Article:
The Beauty of an Angry Woman: Meet the Trailblazers Who Won't Be Wallflowers

What does it mean to be a woman in 2018? It's a term in flux. For centuries, women were defined according to their relationship to men—as a wife, mother, sister, or daughter. Even until recently, Thesaurus.com proclaimed synonyms for "feminity" as soft, tender, and ladylike. But there's no doubt that narrative is dissolving.

Last year's Women's March saw two million people nationwide channel a typically "unfeminine" emotion: anger. And that's not a bad thing. "We are afraid of anger in general, I think, and see it as a negative emotion, [but] I don't believe this is true," says Leigh Melander, Ph.D., who hosts a women's empowerment workshop in upstate New York. "When it is seen, understood, and even honored, it can flow like any other form of energy—and can be a creative force as well as one that breaks barriers."

Jen Winston, activist and founder of Girl Power Supply, believes this cultural shift is just starting. "I hope young girls see 2018's marches and PDRs (public displays of rage) as empowering—a sign that they can be exactly who they want to be." Girl Power Supply's tagline, "Keeping you pissed off through 2020 and beyond," says it all. Winston argues it's important to maintain this momentum and act on the anger. The initial marches are over, but our work isn't done.

Here's why we're standing by angry women—and proud to be one, too.

Photo: Getty Images

Rethinking "Feminine"

If we accept that everyone experiences an array of emotions, why do we suppress or think less of women who express anger? Winston says it can be traced back to childhood. "From a young age, women are taught traditional ideas of femininity: politeness, agreeability, and making yourself small," she points out. "Meanwhile, men are taught traditional ideas of masculinity: dominance, violence, and never showing pain or fear. If we encourage boys to act the exact opposite of the way we encourage girls to act, then why are we surprised when boys don't treat girls with respect?"

It's a double-edged sword for women, says Melander, a cultural mythologist who examines how stories underpin our identity. "If you express [anger], you're a bitch, and if you repress it, you're a weak little girl. Everyone is the worse for it," she says. "It pushes people to become less of themselves, rather than the most they can be, and society at large loses the benefit of that person's particular energy and genius."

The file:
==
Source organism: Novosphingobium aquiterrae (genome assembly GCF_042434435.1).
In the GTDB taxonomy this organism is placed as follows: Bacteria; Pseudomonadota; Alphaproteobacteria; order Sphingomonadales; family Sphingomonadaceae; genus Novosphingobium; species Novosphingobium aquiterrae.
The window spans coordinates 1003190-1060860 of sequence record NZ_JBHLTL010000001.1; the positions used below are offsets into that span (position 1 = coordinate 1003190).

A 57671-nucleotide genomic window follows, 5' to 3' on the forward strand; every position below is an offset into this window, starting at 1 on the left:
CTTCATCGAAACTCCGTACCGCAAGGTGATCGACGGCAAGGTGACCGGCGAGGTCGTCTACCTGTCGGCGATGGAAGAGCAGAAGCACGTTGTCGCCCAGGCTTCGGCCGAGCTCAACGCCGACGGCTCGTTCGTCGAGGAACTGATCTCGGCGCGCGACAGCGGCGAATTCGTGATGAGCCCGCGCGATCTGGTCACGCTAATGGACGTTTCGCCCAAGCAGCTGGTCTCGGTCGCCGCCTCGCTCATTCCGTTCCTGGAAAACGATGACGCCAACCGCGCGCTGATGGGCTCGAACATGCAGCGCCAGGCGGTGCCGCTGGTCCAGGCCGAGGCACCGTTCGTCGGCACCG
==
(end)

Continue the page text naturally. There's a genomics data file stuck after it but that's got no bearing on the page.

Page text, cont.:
Winston finds it hard to talk about the suppression of female anger without raising the encouragement of male anger—most recently, shown in the shootings in Florida and Maryland. "Gender is the single most common factor in shootings across the country, and yet we tend to not think of gun violence in this way—perhaps because the problems are so deeply entrenched that we prefer not to think about them," she says.

The solution is so simple in theory yet incredibly nuanced in reality: Let's allow kids to develop their own sense of identity. "We need to make society a safe place for anyone to express emotions. That means allowing women to be tough and allowing men to be soft—before it’s too late."

Make Yourself (Un)comfortable

For many women, the marches signaled a shift in the way we think about and act on rage—which can only be a good thing. "I think that movements like the Women's March, like the #MeToo and Time's Up movements, are breaking that open in some important ways," says Melander. "First, I think that there has been an awakening in a lot of women that as uncomfortable as their anger may be, it is real, it is legitimate, and it is necessary." Giving women a platform to speak up, whether it be to disagree with a political opponent or name an abuser, sets a strong example. "Whatever shame might emerge from it (either internally or externally), it has value and needs to be acted upon," she says.

In order to stride forward, we've got to address those feelings of shame. Melander says that while subtle, it can hold women back from expressing themselves. "How often, for example, as a woman, do you feel shame after you've been angry? And how much does that limit your ability to feel anger the next time around, and manage it so it can be productive versus destructive to yourself and the people around you?" she asks. 

Learn to Channel That Rage

It isn't enough to simply give ourselves permission to be angry—we've got to articulate the source and channel it if we really want to create change, something Winston learned after the U.S. presidential election. "I like to think of anger as heavily charged energy, and when channeled properly, that can be a powerful thing. After the 2016 election, I let my rage drive me to a series of organized protests, events, and meetings. It was kind of like going on tons of dates after a breakup to help myself move forward," she says. It spurred her to create Girl Power Supply to continue the conversation and create a community.

If you feel like the task at hand is too hard, too troubling, and that society is too set in its ways, call on Winston's advice to gain clarity. "I try to think of it like this: Showing our true selves is the day-to-day work. Smashing the patriarchy is the life work. To move forward, it's essential we do both." When the marches are over and the headlines tell a new story, that's something we could all do well to remember.